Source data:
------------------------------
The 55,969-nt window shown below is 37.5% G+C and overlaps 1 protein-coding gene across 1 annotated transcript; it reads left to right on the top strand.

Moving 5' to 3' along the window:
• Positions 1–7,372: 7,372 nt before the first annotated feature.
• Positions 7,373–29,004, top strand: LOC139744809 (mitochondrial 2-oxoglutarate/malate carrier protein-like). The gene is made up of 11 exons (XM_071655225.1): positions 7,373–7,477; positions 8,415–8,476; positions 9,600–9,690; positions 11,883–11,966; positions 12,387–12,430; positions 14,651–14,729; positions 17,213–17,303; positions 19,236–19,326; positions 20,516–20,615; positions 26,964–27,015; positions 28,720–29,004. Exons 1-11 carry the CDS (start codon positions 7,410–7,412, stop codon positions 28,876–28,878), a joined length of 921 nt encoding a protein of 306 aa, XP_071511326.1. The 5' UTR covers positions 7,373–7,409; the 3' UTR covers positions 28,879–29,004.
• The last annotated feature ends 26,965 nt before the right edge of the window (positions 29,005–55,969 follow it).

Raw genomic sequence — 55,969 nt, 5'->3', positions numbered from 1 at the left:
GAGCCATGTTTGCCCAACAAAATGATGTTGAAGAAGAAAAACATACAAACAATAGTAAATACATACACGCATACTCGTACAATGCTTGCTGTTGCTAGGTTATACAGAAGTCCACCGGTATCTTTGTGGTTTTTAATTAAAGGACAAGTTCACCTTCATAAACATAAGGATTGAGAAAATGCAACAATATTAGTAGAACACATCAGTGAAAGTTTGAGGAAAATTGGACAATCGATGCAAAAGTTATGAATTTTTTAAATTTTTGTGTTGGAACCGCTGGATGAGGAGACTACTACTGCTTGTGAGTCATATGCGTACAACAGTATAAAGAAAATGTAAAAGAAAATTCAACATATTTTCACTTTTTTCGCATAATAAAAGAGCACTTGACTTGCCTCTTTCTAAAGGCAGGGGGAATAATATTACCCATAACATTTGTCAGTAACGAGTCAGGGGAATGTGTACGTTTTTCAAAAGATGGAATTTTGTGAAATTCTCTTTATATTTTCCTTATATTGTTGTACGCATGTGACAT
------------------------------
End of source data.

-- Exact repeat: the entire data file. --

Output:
The 55,969-nt window shown below is 37.5% G+C and overlaps 1 protein-coding gene across 1 annotated transcript; it reads left to right on the top strand.

Moving 5' to 3' along the window:
• Positions 1–7,372: 7,372 nt before the first annotated feature.
• Positions 7,373–29,004, top strand: LOC139744809 (mitochondrial 2-oxoglutarate/malate carrier protein-like). The gene is made up of 11 exons (XM_071655225.1): positions 7,373–7,477; positions 8,415–8,476; positions 9,600–9,690; positions 11,883–11,966; positions 12,387–12,430; positions 14,651–14,729; positions 17,213–17,303; positions 19,236–19,326; positions 20,516–20,615; positions 26,964–27,015; positions 28,720–29,004. Exons 1-11 carry the CDS (start codon positions 7,410–7,412, stop codon positions 28,876–28,878), a joined length of 921 nt encoding a protein of 306 aa, XP_071511326.1. The 5' UTR covers positions 7,373–7,409; the 3' UTR covers positions 28,879–29,004.
• The last annotated feature ends 26,965 nt before the right edge of the window (positions 29,005–55,969 follow it).

Raw genomic sequence — 55,969 nt, 5'->3', positions numbered from 1 at the left:
GAGCCATGTTTGCCCAACAAAATGATGTTGAAGAAGAAAAACATACAAACAATAGTAAATACATACACGCATACTCGTACAATGCTTGCTGTTGCTAGGTTATACAGAAGTCCACCGGTATCTTTGTGGTTTTTAATTAAAGGACAAGTTCACCTTCATAAACATAAGGATTGAGAAAATGCAACAATATTAGTAGAACACATCAGTGAAAGTTTGAGGAAAATTGGACAATCGATGCAAAAGTTATGAATTTTTTAAATTTTTGTGTTGGAACCGCTGGATGAGGAGACTACTACTGCTTGTGAGTCATATGCGTACAACAGTATAAAGAAAATGTAAAAGAAAATTCAACATATTTTCACTTTTTTCGCATAATAAAAGAGCACTTGACTTGCCTCTTTCTAAAGGCAGGGGGAATAATATTACCCATAACATTTGTCAGTAACGAGTCAGGGGAATGTGTACGTTTTTCAAAAGATGGAATTTTGTGAAATTCTCTTTATATTTTCCTTATATTGTTGTACGCATGTGACAT